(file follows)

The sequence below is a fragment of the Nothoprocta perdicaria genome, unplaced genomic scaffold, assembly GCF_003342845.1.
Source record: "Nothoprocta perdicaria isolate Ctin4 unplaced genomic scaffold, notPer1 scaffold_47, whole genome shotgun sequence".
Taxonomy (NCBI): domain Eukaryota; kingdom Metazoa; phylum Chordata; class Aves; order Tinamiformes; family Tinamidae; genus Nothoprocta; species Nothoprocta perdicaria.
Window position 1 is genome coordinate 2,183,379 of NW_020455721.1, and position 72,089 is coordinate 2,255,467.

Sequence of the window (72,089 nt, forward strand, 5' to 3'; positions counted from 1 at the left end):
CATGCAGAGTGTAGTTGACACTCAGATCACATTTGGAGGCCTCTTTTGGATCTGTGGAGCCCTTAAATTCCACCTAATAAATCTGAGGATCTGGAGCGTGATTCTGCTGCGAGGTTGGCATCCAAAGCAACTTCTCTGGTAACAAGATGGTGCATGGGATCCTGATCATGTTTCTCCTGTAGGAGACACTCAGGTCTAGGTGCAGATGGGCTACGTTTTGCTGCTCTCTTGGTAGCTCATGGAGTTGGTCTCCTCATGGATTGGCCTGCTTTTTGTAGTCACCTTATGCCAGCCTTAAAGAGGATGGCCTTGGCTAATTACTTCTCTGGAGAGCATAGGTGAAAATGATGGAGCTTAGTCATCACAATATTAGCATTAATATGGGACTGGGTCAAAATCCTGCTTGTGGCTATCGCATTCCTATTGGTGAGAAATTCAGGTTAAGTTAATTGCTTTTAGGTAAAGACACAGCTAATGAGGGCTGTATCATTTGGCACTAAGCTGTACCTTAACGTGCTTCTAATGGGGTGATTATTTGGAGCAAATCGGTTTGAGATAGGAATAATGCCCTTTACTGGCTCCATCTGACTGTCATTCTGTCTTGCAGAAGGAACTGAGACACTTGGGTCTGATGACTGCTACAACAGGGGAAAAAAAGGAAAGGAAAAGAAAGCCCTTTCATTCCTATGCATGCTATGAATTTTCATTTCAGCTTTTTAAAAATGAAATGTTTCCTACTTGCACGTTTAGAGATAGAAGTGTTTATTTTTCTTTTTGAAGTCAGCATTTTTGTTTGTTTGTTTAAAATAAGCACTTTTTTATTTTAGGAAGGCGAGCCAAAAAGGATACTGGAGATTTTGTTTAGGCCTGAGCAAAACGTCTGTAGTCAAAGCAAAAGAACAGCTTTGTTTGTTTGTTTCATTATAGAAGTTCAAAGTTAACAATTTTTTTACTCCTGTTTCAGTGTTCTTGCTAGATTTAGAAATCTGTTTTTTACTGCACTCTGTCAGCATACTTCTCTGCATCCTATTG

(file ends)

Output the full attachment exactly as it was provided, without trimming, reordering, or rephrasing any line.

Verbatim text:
The sequence below is a fragment of the Nothoprocta perdicaria genome, unplaced genomic scaffold, assembly GCF_003342845.1.
Source record: "Nothoprocta perdicaria isolate Ctin4 unplaced genomic scaffold, notPer1 scaffold_47, whole genome shotgun sequence".
Taxonomy (NCBI): domain Eukaryota; kingdom Metazoa; phylum Chordata; class Aves; order Tinamiformes; family Tinamidae; genus Nothoprocta; species Nothoprocta perdicaria.
Window position 1 is genome coordinate 2,183,379 of NW_020455721.1, and position 72,089 is coordinate 2,255,467.

Sequence of the window (72,089 nt, forward strand, 5' to 3'; positions counted from 1 at the left end):
CATGCAGAGTGTAGTTGACACTCAGATCACATTTGGAGGCCTCTTTTGGATCTGTGGAGCCCTTAAATTCCACCTAATAAATCTGAGGATCTGGAGCGTGATTCTGCTGCGAGGTTGGCATCCAAAGCAACTTCTCTGGTAACAAGATGGTGCATGGGATCCTGATCATGTTTCTCCTGTAGGAGACACTCAGGTCTAGGTGCAGATGGGCTACGTTTTGCTGCTCTCTTGGTAGCTCATGGAGTTGGTCTCCTCATGGATTGGCCTGCTTTTTGTAGTCACCTTATGCCAGCCTTAAAGAGGATGGCCTTGGCTAATTACTTCTCTGGAGAGCATAGGTGAAAATGATGGAGCTTAGTCATCACAATATTAGCATTAATATGGGACTGGGTCAAAATCCTGCTTGTGGCTATCGCATTCCTATTGGTGAGAAATTCAGGTTAAGTTAATTGCTTTTAGGTAAAGACACAGCTAATGAGGGCTGTATCATTTGGCACTAAGCTGTACCTTAACGTGCTTCTAATGGGGTGATTATTTGGAGCAAATCGGTTTGAGATAGGAATAATGCCCTTTACTGGCTCCATCTGACTGTCATTCTGTCTTGCAGAAGGAACTGAGACACTTGGGTCTGATGACTGCTACAACAGGGGAAAAAAAGGAAAGGAAAAGAAAGCCCTTTCATTCCTATGCATGCTATGAATTTTCATTTCAGCTTTTTAAAAATGAAATGTTTCCTACTTGCACGTTTAGAGATAGAAGTGTTTATTTTTCTTTTTGAAGTCAGCATTTTTGTTTGTTTGTTTAAAATAAGCACTTTTTTATTTTAGGAAGGCGAGCCAAAAAGGATACTGGAGATTTTGTTTAGGCCTGAGCAAAACGTCTGTAGTCAAAGCAAAAGAACAGCTTTGTTTGTTTGTTTCATTATAGAAGTTCAAAGTTAACAATTTTTTTACTCCTGTTTCAGTGTTCTTGCTAGATTTAGAAATCTGTTTTTTACTGCACTCTGTCAGCATACTTCTCTGCATCCTATTG